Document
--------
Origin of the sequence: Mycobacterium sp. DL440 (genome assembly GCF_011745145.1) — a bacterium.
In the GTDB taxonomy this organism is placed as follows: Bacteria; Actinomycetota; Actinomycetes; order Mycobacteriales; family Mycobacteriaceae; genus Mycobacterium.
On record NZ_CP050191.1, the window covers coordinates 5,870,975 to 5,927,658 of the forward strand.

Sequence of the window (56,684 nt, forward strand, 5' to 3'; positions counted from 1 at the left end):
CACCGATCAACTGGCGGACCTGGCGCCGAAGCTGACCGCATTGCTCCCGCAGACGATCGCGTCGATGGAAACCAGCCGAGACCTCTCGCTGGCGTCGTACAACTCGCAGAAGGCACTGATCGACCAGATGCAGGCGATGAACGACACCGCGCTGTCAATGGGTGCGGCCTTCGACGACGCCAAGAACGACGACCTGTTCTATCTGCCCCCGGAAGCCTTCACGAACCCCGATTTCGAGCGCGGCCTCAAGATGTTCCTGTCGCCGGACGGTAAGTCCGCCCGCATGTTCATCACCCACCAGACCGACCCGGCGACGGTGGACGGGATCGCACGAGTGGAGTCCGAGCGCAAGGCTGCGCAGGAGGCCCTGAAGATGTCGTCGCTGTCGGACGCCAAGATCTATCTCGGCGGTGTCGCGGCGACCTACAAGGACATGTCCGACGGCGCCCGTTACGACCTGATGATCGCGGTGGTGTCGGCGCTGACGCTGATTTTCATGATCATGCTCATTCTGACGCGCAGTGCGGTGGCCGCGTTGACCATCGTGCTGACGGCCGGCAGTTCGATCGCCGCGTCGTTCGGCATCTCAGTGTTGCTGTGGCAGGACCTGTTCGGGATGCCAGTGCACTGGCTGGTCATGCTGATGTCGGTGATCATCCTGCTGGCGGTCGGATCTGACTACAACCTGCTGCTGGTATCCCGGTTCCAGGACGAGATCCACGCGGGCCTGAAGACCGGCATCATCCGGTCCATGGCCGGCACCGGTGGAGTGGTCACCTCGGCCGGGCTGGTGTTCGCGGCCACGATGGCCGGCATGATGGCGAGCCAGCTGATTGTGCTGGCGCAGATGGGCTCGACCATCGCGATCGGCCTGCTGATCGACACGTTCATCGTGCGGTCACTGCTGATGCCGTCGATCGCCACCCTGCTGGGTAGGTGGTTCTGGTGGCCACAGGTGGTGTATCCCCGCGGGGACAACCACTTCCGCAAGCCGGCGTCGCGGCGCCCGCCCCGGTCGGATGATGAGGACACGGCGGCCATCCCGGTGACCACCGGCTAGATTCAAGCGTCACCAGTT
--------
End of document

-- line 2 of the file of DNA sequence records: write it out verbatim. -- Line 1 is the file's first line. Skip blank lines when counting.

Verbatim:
In the GTDB taxonomy this organism is placed as follows: Bacteria; Actinomycetota; Actinomycetes; order Mycobacteriales; family Mycobacteriaceae; genus Mycobacterium.